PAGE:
There's no way to sugar-coat this. At the age of seven, our brother Bobby was a little shit. Being the youngest, he took a lot of crap from me and Eric, but he dished it out pretty well too. And now, with the support of our father, he had us doing his bidding. He was more than eager to take advantage of the situation.
"You heard him, slave boys. Make my lunch."
Eric and I looked at each other. "I'm not making it, not if he's gonna be a jerk," said Eric.
"Don't look at me, I'm not making that little twerp a sandwich."
"And hurry up about it!" Bobby ordered.
Eric slammed his green army hat to the floor, and stomped over to the top of the cellar stairs. "Dad, Bobby's being a jerk! Do we really have to make his lunch?"
"Just do it, please!" Dad replied.
"Yeah, slave boys," said Bobby. "Just DO it!"
Eric came back to the kitchen. "This sucks."
By this point, though, a thought had occurred to me. Dad didn't exactly say what KIND of sandwich to make for our smart-ass little brother. "So, Eric," I said. "Just what kind of sandwich do you think Bobby would like?"
"I don't care, baloney?"
"Okay, anything else you want to add?"
Eric's eyes narrowed, and a smirk crawled across his face. "Uh, yeah, I think he might like some peanut butter on it, too."
I spread a thin layer of Skippy on the one slice of bread. "What next?"
"Oh, I don't know," said Eric. "Maybe some mustard?"
Out came the Heinz Spicy Brown. We took a quick inventory of the refrigerator. Catsup. Horseradish. American cheese. Grape jelly. Hey, with a name like Smucker's . . .
By the time we finished, Bobby's sandwich was loaded up pretty good. We went extra heavy on the horseradish around the edges of the bread, so that first (and probably only) bite was going to be a doozy. Then we used lettuce leaves and a couple extra slices of baloney to make the sandwich look "normal". We put it on a paper plate, garnished it with some Lay's potato chips, and delivered it to our sickly brother.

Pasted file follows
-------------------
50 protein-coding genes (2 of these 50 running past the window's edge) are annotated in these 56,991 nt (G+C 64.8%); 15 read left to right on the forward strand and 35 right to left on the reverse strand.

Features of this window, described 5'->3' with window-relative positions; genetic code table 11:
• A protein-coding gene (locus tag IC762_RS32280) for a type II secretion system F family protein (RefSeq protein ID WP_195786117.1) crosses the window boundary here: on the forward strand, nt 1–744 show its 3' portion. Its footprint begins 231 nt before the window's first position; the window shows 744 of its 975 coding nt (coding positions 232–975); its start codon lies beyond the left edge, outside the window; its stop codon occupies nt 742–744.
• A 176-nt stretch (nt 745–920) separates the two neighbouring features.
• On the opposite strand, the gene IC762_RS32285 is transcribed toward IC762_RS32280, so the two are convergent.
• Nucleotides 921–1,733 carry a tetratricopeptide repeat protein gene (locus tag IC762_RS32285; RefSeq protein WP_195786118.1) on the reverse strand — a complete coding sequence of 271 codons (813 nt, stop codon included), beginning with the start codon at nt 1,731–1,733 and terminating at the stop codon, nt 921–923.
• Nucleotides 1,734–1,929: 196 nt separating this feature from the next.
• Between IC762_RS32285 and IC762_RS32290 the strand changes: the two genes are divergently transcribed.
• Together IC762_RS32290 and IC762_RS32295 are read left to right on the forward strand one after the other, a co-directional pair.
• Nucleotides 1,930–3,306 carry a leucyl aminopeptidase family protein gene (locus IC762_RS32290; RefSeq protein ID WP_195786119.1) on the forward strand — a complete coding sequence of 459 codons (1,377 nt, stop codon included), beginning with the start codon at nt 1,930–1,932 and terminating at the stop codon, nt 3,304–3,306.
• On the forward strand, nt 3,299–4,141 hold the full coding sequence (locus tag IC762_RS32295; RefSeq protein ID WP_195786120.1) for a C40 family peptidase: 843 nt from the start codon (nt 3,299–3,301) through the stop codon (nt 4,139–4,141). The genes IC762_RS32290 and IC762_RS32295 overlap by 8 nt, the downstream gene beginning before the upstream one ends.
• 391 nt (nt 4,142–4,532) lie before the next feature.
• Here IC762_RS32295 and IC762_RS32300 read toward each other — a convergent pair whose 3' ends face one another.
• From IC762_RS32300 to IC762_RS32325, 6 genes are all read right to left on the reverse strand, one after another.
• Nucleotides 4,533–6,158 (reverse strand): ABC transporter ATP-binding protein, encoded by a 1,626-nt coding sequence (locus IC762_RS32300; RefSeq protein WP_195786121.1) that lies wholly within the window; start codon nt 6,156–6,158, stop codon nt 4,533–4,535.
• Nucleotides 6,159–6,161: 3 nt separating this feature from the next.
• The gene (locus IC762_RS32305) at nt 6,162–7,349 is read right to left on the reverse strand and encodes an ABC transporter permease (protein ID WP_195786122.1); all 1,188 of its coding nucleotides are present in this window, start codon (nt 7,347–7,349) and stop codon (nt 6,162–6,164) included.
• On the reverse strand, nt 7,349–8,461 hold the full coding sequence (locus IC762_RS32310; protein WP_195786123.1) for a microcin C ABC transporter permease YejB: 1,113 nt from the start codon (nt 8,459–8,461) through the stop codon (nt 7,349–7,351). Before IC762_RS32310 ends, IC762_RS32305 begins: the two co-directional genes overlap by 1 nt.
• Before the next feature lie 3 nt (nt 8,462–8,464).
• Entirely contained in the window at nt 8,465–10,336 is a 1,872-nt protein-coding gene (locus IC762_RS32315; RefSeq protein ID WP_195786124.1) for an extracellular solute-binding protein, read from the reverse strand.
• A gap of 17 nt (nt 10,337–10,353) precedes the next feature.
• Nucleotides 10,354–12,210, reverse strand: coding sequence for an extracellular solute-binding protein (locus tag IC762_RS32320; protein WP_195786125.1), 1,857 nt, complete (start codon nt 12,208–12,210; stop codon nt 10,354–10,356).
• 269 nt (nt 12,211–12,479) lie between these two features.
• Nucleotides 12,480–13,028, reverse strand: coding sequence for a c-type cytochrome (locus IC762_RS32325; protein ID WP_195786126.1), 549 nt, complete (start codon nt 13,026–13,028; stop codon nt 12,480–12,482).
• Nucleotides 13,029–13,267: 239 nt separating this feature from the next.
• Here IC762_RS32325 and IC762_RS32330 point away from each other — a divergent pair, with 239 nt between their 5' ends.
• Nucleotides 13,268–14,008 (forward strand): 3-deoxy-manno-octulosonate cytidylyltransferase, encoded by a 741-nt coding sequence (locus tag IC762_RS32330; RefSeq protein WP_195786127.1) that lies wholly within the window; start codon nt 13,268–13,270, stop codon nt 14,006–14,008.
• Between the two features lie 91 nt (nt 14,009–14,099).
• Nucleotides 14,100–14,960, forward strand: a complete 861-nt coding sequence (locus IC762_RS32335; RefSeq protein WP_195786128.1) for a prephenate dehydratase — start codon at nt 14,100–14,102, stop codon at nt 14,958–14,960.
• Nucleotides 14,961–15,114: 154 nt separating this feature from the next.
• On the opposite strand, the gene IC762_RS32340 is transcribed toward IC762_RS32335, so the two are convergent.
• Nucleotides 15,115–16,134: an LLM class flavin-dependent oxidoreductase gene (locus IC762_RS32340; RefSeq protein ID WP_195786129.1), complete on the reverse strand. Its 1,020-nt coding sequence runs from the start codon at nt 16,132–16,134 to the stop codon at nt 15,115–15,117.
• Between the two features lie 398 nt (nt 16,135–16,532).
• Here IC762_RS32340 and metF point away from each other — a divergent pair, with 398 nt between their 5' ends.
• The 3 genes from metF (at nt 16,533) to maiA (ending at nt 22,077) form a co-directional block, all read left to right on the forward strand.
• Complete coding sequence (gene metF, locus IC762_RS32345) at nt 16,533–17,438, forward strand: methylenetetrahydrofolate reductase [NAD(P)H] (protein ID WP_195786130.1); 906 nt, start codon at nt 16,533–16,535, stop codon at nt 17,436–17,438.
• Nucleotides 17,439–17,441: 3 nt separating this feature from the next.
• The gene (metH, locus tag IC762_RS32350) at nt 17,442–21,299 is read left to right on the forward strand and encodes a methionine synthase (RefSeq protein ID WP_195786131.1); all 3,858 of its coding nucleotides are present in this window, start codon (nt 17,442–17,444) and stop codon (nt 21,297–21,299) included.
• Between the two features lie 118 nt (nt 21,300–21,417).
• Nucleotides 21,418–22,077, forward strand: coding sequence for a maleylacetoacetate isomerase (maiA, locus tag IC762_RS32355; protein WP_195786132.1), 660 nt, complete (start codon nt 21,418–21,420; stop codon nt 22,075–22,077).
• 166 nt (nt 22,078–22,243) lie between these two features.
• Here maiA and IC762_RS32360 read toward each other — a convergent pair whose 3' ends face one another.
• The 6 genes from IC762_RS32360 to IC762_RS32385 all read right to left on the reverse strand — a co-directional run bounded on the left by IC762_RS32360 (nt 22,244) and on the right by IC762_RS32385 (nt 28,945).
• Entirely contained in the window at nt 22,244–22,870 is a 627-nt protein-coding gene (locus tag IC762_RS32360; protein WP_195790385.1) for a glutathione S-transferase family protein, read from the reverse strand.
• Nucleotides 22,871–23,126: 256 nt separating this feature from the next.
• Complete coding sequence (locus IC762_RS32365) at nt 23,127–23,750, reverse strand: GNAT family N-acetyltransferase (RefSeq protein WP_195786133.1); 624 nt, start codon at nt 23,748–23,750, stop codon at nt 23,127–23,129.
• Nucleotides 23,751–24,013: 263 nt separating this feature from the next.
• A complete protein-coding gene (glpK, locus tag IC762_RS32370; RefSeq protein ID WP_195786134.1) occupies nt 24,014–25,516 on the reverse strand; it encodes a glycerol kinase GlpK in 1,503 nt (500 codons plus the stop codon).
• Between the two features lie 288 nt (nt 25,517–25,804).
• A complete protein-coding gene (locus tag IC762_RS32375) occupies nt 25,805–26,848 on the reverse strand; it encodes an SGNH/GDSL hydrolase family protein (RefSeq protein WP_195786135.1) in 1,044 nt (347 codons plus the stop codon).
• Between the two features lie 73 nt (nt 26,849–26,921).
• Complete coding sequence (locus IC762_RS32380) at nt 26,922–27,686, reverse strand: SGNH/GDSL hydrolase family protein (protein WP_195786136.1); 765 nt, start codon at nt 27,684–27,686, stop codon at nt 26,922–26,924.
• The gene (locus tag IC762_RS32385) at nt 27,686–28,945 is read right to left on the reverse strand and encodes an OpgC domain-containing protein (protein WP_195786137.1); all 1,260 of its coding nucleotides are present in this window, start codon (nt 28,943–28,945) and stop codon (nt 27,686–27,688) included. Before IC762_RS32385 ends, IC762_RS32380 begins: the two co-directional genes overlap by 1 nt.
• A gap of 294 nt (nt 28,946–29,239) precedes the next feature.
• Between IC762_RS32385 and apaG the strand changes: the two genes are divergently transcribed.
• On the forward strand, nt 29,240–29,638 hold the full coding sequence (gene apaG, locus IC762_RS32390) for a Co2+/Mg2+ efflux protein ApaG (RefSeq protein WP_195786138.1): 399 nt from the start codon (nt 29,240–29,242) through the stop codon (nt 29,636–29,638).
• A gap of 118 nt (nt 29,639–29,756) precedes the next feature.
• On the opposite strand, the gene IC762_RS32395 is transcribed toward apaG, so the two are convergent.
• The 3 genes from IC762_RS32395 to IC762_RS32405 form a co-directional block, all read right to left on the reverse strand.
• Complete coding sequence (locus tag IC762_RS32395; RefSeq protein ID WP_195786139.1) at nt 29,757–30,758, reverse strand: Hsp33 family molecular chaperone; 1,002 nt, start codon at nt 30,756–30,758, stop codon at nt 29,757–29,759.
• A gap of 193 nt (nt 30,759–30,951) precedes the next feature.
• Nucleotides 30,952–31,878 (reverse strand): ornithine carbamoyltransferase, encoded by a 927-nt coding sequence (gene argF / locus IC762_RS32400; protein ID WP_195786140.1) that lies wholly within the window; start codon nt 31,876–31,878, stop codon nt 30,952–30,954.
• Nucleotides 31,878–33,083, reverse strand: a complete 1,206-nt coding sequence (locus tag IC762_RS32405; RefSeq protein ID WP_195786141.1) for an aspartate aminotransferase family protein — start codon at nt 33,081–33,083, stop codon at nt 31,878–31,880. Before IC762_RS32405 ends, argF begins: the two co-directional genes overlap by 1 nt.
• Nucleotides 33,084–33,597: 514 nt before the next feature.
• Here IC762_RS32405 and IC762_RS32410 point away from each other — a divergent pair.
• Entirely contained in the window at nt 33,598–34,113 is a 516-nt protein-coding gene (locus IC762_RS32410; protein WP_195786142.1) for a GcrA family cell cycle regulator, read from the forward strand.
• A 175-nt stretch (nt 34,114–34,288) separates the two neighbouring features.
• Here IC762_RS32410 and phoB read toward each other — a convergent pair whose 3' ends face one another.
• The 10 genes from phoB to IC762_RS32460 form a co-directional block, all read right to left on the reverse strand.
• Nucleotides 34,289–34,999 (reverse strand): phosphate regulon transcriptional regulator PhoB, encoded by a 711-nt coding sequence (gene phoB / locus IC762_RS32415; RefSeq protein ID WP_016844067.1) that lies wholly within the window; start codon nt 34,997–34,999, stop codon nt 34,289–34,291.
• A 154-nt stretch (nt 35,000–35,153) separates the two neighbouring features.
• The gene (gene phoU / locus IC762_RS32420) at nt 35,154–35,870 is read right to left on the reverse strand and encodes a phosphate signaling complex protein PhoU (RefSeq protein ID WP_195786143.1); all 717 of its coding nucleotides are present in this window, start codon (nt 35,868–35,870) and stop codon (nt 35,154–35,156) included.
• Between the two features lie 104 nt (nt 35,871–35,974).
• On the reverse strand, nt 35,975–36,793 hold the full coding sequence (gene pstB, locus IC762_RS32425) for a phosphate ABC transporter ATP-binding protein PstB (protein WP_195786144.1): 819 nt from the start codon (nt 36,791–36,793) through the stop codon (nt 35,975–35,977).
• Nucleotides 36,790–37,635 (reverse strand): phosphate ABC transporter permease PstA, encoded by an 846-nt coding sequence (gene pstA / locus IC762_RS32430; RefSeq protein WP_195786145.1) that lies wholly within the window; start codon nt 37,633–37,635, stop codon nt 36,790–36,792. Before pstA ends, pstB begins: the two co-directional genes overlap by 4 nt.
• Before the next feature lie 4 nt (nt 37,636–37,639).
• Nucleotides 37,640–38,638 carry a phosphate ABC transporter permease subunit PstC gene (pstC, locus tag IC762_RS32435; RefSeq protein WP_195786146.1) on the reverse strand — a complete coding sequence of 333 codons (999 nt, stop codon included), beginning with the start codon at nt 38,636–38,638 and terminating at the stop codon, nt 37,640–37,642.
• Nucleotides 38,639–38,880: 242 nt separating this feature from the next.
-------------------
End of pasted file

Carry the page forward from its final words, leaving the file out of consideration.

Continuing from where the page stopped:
"About time, slave boys. Now get me a Dr. Pepper."
"Anything you say, your majesty," I answered, stifling a chuckle.
Eric and I went back into the kitchen and waited.
"AAAAGH! What is this?!? This is DISGUSTING!" Ah, the joys of horseradish. "DAAAAAAD!"
Our father thundered up the cellar steps. "What's going on?" he asked.
"They made me a gross sandwich!"
We were still giggling when Dad confronted us in the kitchen. "What did you guys put on his sandwich?"
"Actually, Dad," said Eric, "it would be easier to tell you what we DIDN'T put on his sandwich. Milk."
We knew we were in the clear when Dad cracked a smile. "Okay, okay, maybe he asked for it. Can you guys make him a baloney-and-cheese-and-nothing-else sandwich now?"
"No bread?" I asked.
"Uh, yeah, bread too."
So we did. You've never seen a kid eat a baloney and cheese sandwich more carefully.
Saturday, February 4, 2012
|Yes, the Jets did win the Super Bowl. I was three.|
We'll take it, don't get me wrong.
Since it is virtually impossible for me to watch a sporting event as an impartial observer, I am, for the forty-third consecutive year, forced to select a non-Jets team to root for. Generally, there is a system I use to help me decide.
First, I will not ever root for the Raiders, Rams, Dolphins, Bills, Patriots, Jaguars, Panthers, Ravens, Browns, Steelers, or any team with a completely candy-ass quarterback (other than the Jets, of course). The reasons here are varied, but I view those teams as "the bad guys."
I will often cheer for a team if they have a player who I respect, both for their athletic talent and their perceived off-the-field demeanor. Peyton Manning, Drew Brees, Aaron Rodgers, and Warrick Dunn are examples.
There are also players I will never root for, no matter who they play for such as Ndamukong Suh, Chad Ochocinco, Terrell Owens and Brett Favre (again, except when he was a Jet).
Okay, that's not exactly true. I'd root for the Patriots to win, but for Tom Brady to blow out both knees in the process.
|Vince Wilfork mistaking Jay Fiedler for a pizza.|
Making this year even more fun is the fact that the Giants are most assuredly going to win the game. Sure, it might be somewhat close, but the New England defense couldn't stop traffic if they had fourteen spike-strips and a bazooka. And while the Patriot offense is somewhat formidable, they're depending quite a bit on an over-sized buffoon named Rob Grinkoflabowski (or something like that) who will be limited due to a boo-boo on hims widdle ankle.
Giants 38, Patsies 31. Write it down.